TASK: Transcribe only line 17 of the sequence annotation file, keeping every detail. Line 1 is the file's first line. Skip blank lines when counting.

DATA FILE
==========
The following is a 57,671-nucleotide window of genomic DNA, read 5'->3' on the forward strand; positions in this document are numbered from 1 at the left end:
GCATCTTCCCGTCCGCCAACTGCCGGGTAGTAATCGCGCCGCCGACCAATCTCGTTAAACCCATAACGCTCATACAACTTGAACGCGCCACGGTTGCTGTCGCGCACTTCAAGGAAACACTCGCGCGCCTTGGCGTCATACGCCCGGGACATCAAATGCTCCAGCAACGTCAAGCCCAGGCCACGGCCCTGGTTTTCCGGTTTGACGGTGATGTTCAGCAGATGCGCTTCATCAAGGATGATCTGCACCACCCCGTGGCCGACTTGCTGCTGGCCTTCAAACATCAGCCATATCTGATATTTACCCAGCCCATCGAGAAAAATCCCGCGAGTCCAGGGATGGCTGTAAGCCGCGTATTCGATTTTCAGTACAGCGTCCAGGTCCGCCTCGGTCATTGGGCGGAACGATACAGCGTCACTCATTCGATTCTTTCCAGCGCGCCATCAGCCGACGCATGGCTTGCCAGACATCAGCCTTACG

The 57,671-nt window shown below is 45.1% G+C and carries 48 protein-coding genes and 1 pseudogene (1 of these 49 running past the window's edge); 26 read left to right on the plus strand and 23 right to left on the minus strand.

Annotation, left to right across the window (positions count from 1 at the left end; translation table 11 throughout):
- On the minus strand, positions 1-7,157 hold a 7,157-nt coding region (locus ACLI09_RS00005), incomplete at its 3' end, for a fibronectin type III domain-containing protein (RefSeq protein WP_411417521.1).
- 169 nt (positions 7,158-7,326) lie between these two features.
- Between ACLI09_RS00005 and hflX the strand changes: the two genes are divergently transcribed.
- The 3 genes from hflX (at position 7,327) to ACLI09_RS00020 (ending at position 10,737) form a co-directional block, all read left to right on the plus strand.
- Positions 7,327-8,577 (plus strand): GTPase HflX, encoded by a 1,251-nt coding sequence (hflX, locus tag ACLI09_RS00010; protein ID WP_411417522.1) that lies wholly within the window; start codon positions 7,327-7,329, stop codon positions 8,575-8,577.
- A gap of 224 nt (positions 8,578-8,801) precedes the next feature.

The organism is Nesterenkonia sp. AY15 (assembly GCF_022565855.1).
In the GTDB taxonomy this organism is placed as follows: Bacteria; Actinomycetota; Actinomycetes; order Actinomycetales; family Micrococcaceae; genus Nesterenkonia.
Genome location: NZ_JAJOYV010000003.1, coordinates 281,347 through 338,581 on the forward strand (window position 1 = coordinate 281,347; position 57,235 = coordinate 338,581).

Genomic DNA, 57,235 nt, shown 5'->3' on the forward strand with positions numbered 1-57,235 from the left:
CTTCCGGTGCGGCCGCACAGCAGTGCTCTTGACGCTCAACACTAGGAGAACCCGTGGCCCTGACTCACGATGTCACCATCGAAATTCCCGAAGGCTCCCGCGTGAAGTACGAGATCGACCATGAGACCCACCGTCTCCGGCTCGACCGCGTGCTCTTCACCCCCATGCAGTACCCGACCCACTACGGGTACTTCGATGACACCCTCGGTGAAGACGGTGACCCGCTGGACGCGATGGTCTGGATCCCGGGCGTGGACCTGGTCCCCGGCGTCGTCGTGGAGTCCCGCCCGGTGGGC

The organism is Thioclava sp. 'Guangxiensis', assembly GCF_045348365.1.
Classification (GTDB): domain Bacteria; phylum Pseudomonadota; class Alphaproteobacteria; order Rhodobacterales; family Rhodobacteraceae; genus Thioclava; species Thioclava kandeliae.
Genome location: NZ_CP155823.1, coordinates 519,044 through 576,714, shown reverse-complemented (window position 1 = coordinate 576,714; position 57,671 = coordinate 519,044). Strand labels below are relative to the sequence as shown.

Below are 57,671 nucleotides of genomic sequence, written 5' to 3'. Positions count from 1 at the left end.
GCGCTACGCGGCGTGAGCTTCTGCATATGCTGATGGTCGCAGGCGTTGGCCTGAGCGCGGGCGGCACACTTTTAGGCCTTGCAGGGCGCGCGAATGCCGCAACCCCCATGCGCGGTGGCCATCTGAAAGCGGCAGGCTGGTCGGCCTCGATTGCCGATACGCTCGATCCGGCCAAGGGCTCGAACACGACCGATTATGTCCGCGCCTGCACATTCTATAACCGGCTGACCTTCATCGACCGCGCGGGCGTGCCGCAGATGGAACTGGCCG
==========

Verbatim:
Classification (GTDB): domain Bacteria; phylum Pseudomonadota; class Alphaproteobacteria; order Rhodobacterales; family Rhodobacteraceae; genus Thioclava; species Thioclava kandeliae.